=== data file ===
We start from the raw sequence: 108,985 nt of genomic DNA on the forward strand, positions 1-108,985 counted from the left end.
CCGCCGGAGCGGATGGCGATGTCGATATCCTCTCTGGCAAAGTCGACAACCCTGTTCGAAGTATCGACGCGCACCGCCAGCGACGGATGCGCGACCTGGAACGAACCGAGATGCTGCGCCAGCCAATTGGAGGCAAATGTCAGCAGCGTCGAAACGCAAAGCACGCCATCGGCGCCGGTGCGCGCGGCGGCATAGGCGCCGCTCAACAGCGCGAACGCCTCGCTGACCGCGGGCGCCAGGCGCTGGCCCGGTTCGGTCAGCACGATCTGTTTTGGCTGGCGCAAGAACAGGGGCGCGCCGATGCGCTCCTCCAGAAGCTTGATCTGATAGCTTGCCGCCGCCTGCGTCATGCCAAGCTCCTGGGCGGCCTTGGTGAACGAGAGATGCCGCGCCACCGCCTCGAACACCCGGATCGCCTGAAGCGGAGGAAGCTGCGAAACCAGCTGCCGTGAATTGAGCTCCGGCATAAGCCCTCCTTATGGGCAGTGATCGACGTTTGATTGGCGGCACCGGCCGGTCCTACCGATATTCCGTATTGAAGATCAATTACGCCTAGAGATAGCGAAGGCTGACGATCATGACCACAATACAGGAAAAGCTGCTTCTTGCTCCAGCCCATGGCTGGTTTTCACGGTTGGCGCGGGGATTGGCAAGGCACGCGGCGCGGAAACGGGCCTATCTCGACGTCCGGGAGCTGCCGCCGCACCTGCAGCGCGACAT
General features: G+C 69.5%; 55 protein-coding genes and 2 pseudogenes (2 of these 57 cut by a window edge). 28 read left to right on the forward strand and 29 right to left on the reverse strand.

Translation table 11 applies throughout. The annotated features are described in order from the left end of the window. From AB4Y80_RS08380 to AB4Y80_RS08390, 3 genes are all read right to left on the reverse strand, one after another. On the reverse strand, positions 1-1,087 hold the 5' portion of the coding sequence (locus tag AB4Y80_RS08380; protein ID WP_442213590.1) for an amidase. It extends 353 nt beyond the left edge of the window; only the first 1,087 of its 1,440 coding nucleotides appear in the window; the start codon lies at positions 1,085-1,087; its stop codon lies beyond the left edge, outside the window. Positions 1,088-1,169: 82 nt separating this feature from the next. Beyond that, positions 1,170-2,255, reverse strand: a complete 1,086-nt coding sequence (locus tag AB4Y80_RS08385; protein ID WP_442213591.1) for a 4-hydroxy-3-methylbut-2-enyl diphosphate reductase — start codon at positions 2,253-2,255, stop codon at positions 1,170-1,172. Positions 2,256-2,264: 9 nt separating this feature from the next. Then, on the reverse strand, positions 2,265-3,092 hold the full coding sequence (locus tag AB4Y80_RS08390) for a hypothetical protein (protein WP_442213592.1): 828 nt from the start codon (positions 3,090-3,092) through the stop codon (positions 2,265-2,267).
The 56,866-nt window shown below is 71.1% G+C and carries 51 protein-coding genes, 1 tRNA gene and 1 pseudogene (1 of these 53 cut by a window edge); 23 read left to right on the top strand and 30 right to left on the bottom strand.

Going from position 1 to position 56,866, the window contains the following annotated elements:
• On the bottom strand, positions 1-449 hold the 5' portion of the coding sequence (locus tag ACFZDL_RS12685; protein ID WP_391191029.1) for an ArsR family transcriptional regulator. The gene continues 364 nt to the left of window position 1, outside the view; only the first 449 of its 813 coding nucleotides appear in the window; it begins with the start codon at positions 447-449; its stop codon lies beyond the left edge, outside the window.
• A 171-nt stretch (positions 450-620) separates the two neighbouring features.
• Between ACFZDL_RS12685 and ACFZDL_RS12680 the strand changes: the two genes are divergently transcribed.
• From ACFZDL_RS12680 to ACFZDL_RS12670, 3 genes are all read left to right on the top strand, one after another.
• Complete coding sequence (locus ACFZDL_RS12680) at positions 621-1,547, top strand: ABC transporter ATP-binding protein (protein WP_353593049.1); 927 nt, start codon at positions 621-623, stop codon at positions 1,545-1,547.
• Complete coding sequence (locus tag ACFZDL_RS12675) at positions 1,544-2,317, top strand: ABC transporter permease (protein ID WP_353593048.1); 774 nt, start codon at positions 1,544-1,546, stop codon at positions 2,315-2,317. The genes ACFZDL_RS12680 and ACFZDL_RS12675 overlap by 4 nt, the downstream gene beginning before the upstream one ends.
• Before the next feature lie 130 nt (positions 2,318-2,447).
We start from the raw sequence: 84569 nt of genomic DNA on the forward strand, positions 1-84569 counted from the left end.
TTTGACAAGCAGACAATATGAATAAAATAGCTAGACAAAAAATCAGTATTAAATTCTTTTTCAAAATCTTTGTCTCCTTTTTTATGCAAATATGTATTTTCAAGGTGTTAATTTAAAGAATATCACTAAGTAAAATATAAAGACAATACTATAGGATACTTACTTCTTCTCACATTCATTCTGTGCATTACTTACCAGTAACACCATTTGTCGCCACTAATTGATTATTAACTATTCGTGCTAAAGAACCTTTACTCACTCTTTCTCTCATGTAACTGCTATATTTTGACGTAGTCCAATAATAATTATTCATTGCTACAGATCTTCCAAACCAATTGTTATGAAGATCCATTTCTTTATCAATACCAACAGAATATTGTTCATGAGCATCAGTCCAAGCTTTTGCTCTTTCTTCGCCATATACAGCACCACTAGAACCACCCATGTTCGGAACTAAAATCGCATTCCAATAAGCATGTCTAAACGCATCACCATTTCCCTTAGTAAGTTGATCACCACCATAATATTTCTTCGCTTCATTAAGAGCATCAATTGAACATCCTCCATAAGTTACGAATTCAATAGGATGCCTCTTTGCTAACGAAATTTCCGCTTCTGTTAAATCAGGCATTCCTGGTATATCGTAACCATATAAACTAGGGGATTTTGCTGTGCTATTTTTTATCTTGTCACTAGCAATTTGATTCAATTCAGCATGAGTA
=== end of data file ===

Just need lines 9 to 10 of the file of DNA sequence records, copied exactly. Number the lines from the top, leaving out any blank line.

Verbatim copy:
• Between ACFZDL_RS12685 and ACFZDL_RS12680 the strand changes: the two genes are divergently transcribed.
• From ACFZDL_RS12680 to ACFZDL_RS12670, 3 genes are all read left to right on the top strand, one after another.